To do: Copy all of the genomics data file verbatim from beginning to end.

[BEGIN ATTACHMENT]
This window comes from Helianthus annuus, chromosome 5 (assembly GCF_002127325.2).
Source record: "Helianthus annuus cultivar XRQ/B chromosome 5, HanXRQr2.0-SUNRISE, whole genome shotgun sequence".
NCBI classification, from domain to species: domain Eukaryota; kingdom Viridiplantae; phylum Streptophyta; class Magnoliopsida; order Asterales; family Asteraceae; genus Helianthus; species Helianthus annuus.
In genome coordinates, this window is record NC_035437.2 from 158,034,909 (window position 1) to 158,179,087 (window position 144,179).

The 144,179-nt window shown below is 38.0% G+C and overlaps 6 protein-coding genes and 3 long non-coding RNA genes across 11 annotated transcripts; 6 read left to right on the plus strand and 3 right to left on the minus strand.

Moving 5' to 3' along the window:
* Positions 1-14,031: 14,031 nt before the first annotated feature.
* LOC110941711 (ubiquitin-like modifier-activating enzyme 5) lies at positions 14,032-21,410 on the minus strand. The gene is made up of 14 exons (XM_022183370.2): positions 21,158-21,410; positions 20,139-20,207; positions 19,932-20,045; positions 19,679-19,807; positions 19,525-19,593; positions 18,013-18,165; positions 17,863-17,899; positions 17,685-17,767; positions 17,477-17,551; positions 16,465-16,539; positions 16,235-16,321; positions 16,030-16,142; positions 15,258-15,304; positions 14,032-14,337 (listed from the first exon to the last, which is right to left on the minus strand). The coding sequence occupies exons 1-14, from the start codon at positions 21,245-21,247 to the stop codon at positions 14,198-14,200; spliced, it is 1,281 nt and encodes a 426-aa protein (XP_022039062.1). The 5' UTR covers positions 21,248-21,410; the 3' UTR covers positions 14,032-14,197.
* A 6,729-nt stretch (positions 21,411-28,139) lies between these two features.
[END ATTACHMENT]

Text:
This window comes from Helianthus annuus, chromosome 5 (assembly GCF_002127325.2).
Source record: "Helianthus annuus cultivar XRQ/B chromosome 5, HanXRQr2.0-SUNRISE, whole genome shotgun sequence".
NCBI classification, from domain to species: domain Eukaryota; kingdom Viridiplantae; phylum Streptophyta; class Magnoliopsida; order Asterales; family Asteraceae; genus Helianthus; species Helianthus annuus.
In genome coordinates, this window is record NC_035437.2 from 158,034,909 (window position 1) to 158,179,087 (window position 144,179).

The 144,179-nt window shown below is 38.0% G+C and overlaps 6 protein-coding genes and 3 long non-coding RNA genes across 11 annotated transcripts; 6 read left to right on the plus strand and 3 right to left on the minus strand.

Moving 5' to 3' along the window:
* Positions 1-14,031: 14,031 nt before the first annotated feature.
* LOC110941711 (ubiquitin-like modifier-activating enzyme 5) lies at positions 14,032-21,410 on the minus strand. The gene is made up of 14 exons (XM_022183370.2): positions 21,158-21,410; positions 20,139-20,207; positions 19,932-20,045; positions 19,679-19,807; positions 19,525-19,593; positions 18,013-18,165; positions 17,863-17,899; positions 17,685-17,767; positions 17,477-17,551; positions 16,465-16,539; positions 16,235-16,321; positions 16,030-16,142; positions 15,258-15,304; positions 14,032-14,337 (listed from the first exon to the last, which is right to left on the minus strand). The coding sequence occupies exons 1-14, from the start codon at positions 21,245-21,247 to the stop codon at positions 14,198-14,200; spliced, it is 1,281 nt and encodes a 426-aa protein (XP_022039062.1). The 5' UTR covers positions 21,248-21,410; the 3' UTR covers positions 14,032-14,197.
* A 6,729-nt stretch (positions 21,411-28,139) lies between these two features.